Common Name(s): Alligator weed
Non-Native to Florida
Origin: South America 1
Introduction to Florida: 1894 (accidental: ballast) 2
Video ID segment (2-3 minutes / transcript below)
This species appears on the following legally prohibited plant lists
|Federal Noxious Weed List||Florida Noxious Weed List||Florida Prohibited Aquatic Plants List|
UF-IFAS Assessment of Non-Native Plants in Florida’s Natural Areas
CATEGORY II on the Florida Exotic Pest Plant Council’s (FLEPPC) 2017 List of Invasive Plant Species
Download a recognition card (PDF) from Invasive and Non-native Plants You Should Know3
Download a page (PDF) from Identification and Biology of Nonnative Plants in Florida’s Natural Areas – Second Edition1
See Table 1 in Florida’s Established Arthropod Weed Biological Control Agents and Their Targets (2013) for a list of arthropod biological control agents that occur on this species.
For brief control information, see Efficacy of Herbicide Active Ingredients Against Aquatic Weeds (EDIS Pub #SS-AGR-44)
Alligator weed – Alternanthera philoxeroides
Alligator weed is not native to Florida.
Alligator weed can grow in a variety of habitats, although it is usually found in water. Sometimes it forms sprawling mats over deep rivers, or along shorelines. Sometimes it is a pest on land. Alligator weed is an herb that occurs throughout Florida and flowers in the warm months. It has smooth stems that trail along the ground or out across the water. The stems are hollow. They have nodes from which other stems and roots grow. The simple leaves of alligator weed are elliptic and have smooth margins. The leaves are opposite, which means that two leaves grow on opposite sides of the stem, at the same place on the stem. The distinctive white flowers can be easily recognized. What appears to be one flower is actually a cluster of several flowers. They are whitish and papery looking and feeling. The flower cluster grows on a stalk that can be 2 inches long.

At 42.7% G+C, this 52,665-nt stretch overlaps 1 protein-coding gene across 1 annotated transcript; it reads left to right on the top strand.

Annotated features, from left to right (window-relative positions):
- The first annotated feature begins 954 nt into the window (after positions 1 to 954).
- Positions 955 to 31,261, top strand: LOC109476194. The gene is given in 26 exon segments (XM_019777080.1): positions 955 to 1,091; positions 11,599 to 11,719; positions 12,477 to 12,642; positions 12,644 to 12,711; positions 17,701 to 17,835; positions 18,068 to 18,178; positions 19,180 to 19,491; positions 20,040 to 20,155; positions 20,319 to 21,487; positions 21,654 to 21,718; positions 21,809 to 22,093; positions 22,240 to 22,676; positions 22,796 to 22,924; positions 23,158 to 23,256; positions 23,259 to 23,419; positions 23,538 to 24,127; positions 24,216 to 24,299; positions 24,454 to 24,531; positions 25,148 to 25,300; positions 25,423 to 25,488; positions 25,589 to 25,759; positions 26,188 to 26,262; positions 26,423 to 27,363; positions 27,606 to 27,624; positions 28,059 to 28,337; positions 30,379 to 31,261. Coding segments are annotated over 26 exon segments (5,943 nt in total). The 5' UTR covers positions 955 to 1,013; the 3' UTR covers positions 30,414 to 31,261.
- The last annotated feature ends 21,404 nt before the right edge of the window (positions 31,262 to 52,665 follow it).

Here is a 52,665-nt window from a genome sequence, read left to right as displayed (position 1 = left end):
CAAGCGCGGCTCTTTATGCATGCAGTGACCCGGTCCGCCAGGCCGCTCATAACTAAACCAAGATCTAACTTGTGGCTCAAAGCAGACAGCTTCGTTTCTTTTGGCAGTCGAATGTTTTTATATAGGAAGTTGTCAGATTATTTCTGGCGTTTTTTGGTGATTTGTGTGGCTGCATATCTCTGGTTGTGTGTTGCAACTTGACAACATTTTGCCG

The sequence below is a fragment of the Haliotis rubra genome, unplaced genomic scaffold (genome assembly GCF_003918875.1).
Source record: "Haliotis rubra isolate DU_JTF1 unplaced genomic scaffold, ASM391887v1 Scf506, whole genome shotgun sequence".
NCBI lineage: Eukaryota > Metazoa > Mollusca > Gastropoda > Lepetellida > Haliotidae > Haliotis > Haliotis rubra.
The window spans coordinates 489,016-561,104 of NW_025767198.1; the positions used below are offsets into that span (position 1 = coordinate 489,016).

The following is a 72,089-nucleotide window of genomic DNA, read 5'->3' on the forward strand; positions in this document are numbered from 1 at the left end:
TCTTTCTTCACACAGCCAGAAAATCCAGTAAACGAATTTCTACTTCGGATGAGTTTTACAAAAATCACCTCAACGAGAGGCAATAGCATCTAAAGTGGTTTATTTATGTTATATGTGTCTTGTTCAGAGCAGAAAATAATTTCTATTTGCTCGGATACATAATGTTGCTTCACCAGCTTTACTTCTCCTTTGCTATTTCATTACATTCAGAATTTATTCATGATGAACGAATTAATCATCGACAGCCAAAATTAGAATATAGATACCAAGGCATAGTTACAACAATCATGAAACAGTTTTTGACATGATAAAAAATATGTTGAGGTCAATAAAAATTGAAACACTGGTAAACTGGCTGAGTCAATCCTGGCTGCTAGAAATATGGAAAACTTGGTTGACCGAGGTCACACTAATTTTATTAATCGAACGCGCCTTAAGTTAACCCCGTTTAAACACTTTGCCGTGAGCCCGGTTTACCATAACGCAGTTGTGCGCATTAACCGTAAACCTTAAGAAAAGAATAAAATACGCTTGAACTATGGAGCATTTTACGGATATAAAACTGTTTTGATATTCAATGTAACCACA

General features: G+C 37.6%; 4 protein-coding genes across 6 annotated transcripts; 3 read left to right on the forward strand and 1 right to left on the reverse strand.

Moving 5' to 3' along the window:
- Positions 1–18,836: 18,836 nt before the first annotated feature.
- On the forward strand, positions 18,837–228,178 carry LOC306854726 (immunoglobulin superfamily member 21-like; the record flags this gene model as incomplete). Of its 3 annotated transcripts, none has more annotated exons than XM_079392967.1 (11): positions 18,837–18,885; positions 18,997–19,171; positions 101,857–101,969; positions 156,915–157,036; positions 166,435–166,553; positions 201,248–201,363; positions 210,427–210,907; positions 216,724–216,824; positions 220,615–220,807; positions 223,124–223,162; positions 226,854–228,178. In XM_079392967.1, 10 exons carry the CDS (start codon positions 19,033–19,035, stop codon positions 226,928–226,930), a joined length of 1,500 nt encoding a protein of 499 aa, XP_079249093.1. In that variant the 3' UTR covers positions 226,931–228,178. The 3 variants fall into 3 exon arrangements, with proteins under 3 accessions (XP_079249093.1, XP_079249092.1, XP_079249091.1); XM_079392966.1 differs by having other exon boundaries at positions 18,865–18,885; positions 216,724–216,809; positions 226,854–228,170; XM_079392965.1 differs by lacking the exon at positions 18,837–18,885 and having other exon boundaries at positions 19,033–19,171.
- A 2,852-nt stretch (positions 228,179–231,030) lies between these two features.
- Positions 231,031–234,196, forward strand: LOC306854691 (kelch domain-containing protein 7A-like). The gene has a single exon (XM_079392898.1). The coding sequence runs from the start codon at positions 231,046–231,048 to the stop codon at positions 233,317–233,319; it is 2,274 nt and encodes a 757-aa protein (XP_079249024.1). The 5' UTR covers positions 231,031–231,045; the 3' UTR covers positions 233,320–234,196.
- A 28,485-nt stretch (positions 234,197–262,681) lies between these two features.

- Alligator weed has
- whitish, papery flowers on stalks,
- sprawling stems that are hollow, and
- leaves that are opposite on the stem.
Biological control insects of alligator weed
- Alligatorweed flea beetle Agasicles hygrophila Selman and Vogt (Coleoptera: Chrysomelidae: Halticinae) by Ted D. Center, James P. Cuda, Michael J. Grodowitz EENY 462 (2012)
- Alligatorweed thrips (suggested) Amynothrips andersoni ONeill (Insecta:Thysanoptera:Phlaeothripidae) by Ted D. Center, James P. Cuda, and Michael J. Grodowitz. EENY 476/IN 859 (2013)
View the herbarium specimen image from the
University of Florida Herbarium Digital Imaging Projects.
1. Identification and Biology of Nonnative Plants in Florida’s Natural Areas – Second Edition, by K.A. Langeland, H.M. Cherry, et al. University of Florida-IFAS Publication # SP 257. 2008.
2. Strangers in Paradise, Impact and Management of Nonindigenous Species in Florida, Chapter 2: Florida’s Invasion by Nonindigenous Plants: History, Screening, and Regulation, by D.R. Gordon and K.P. Thomas, pp. 21-37. Island Press, Washington, DC, 1997.
3. Invasive and Non-native Plants You Should Know – Recognition Cards, by A. Richard and V. Ramey. University of Florida-IFAS Publication # SP 431. 2007.